Fair to Midland
Arrows and Anchors
01. Heavens to Murgatroyd
02. Whiskey & Ritalin
03. Musical Chairs
05. Amarillo Sleeps on My Pillow
06. A Loophole in Limbo
07. Typhoid Mary Sends Her Best
08. Short-Haired Tornado
09. The Upset at Bailey Bridge
10. Rikki Tikki Tavi
11. Golden Parachutes
12. Bright Bulbs & Sharp Tools
13. Coppertank Island
14. Three Foolproof Ways To Buy the Farm
15. The Greener Grass
Hard and Alt Rock acts are tough calls to make when the primary flavor your tastebuds are accustomed to is metal and the like. However, the best rock bands seem to be ones rooted in prog, which we indulge in greatly ’round these parts — like Karnivool, who broke out last year with their amazing sophomore release Sound Awake, and Fair To Midland, who are poised to release their fourth album Arrows & Anchors. My experience with these Texans is ashamedly limited. Their hit “Dance of the Manatee” back in 2007 was pretty sweet, I thought, but my tastes weren’t aligned properly at that point in time to warrant a spin of the whole album Fables from a Mayfly until after I came across Arrows & Anchors. Even in my short-term knowledge of the band and their sound, it’s clear that Fair to Midland are the American counterpart to Australia’s Karnivool.
Alright, so the two bands don’t exactly sound too similar, but they certainly bark up the same tree, albeit from different angles. Fair to Midland’s folky southern attitude, progressive approach, and a slight metal influence makes for a unique experience from their contemporaries in bands like Dredg, Dead Letter Circus, and Karnivool. There’s a charm about the band and Arrows & Anchors that is both fun and tasteful in their intellectual musical approach that isn’t as pretentious as it is being dedicated and caring for their craft.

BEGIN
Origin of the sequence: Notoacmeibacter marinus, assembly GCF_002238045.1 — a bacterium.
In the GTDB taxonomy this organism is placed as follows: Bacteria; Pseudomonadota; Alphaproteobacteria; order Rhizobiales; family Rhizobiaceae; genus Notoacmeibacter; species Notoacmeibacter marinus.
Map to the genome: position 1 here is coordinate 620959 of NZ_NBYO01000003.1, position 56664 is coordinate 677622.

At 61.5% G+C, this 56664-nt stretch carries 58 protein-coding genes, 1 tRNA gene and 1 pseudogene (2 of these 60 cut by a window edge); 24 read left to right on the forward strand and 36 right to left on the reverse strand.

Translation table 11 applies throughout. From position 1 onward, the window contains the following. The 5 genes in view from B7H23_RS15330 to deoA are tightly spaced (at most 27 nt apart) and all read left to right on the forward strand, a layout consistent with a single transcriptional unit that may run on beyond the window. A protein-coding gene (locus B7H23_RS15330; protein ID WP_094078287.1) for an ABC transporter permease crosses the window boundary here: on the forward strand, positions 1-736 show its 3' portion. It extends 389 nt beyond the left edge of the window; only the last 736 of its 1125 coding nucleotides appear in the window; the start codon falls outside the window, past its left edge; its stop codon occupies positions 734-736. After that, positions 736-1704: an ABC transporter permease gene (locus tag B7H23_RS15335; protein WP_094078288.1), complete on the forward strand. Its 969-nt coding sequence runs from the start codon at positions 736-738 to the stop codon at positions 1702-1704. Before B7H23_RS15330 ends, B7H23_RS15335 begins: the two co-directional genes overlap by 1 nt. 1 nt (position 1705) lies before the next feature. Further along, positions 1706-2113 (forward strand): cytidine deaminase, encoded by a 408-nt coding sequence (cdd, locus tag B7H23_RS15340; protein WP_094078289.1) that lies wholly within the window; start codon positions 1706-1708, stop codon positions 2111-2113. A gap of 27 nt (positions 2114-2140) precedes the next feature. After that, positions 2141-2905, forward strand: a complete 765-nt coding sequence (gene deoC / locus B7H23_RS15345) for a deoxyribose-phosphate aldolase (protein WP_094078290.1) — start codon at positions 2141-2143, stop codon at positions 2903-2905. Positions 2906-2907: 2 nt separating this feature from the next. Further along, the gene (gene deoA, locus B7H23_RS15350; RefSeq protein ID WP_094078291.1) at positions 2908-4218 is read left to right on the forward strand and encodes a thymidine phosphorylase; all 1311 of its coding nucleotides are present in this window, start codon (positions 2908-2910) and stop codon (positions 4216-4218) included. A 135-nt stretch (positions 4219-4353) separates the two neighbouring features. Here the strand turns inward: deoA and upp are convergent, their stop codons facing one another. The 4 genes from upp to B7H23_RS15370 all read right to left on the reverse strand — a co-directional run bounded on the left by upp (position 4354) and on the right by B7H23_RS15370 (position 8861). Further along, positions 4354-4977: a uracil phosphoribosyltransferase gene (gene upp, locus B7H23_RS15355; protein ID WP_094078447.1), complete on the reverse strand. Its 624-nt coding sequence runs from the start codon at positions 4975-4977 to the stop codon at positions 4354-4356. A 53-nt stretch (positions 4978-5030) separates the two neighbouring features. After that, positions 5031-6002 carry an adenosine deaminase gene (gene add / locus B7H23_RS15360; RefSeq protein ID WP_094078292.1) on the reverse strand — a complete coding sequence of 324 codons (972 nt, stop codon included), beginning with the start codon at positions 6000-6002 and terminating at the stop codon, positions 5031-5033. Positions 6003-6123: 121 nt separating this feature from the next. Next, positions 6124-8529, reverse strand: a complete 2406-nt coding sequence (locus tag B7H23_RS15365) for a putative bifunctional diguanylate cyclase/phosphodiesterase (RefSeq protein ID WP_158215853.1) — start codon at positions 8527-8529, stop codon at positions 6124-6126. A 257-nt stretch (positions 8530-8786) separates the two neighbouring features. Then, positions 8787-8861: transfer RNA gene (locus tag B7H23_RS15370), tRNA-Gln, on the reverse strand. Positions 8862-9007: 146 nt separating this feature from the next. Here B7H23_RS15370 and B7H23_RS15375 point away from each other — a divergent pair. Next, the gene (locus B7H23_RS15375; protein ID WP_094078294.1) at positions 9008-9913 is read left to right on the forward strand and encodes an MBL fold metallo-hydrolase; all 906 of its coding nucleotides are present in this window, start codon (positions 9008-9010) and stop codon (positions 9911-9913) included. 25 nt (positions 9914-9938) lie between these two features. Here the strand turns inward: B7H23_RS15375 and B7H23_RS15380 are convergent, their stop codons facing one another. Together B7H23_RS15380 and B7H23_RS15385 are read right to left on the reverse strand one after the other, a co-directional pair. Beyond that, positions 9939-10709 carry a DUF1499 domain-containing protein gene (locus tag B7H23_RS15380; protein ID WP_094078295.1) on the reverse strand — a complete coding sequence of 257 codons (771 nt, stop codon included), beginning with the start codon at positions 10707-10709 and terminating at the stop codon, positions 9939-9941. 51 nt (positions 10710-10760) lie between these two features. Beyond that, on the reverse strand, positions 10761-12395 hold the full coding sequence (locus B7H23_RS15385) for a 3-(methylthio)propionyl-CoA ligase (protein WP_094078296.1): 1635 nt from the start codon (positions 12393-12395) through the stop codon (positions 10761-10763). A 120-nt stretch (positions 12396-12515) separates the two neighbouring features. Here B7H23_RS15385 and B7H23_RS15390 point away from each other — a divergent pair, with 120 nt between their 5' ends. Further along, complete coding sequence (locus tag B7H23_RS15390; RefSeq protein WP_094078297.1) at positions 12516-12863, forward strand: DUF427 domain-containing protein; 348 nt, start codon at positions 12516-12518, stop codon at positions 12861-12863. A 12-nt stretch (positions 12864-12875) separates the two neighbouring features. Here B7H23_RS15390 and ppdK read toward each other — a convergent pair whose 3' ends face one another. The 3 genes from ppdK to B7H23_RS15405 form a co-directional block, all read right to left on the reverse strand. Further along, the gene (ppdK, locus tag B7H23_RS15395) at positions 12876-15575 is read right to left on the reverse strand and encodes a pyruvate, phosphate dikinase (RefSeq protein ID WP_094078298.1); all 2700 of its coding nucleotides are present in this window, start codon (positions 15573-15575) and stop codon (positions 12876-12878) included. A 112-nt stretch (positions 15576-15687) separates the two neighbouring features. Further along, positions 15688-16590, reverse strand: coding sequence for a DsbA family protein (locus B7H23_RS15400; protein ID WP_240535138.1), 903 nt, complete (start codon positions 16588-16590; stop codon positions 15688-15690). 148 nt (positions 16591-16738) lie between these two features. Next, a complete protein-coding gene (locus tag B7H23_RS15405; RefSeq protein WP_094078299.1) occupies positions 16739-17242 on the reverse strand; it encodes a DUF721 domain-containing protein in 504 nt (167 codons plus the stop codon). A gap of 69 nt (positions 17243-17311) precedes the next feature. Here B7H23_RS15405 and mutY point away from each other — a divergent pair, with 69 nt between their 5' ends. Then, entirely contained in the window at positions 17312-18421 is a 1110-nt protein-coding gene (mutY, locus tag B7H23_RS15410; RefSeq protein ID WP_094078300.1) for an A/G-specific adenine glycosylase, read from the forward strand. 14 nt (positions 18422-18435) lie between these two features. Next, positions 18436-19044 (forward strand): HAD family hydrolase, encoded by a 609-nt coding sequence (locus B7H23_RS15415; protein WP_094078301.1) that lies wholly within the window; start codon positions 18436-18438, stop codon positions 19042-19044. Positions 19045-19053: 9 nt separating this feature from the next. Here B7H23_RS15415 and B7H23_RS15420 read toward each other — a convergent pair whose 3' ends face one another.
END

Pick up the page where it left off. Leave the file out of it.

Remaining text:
Standout track and leading single “Musical Chairs” is the biggest earworm of the year thus far, which sports a huge chorus that sticks long after you’ve since heard it. I’ve often roamed around my house singing the lines ‘It makes you wonder…’ under my breath. While the rest of the album doesn’t quite live up to the high bar that was set up by its single, the band can write some definite top-notch alt rock with broad appeal from both the metalhead and the country fan, something that really takes me back to Faith No More‘s Angel Dust in its versatility; vocalist Darroh Sudderth’s Texan accent and banjo skills are often given spotlight on songs such as “Amarillo Sleeps on My Pillow” and “A Loophole in Limbo.” His sludgy growls are a rarity, but they accompany big riffs on the awkward and spastic (in a good way) “Rikki Tikki Tavi” and the aforementioned “Musical Chairs,” to a lesser extent.
Unfortunately, the band can linger on mid-tempo songs that may run together on initial listens. Fair to Midland certainly have a signature sound despite having the guts to swing around with different keyboard textures and riffs, but the soft and floaty moments are sometimes hard to distinguish from each other. The band could most definitely benefit with greater variance. The album’s pacing is spot on though, with musical interludes breaking up the full “real” songs, which helps to avoid monotony.
Arrows & Anchors is definitely a grower, with songs unraveling a bit each more per listen. The pay off for the patience is great; as far as rock goes, Fair To Midland are doing it right with a forward thinking attitude and the hooks to keep listeners coming back. If you’ve never gotten into Fair to Midland before, Arrows & Anchors is your opportunity to join the fun.
Fair to Midland – Arrows & Anchors gets…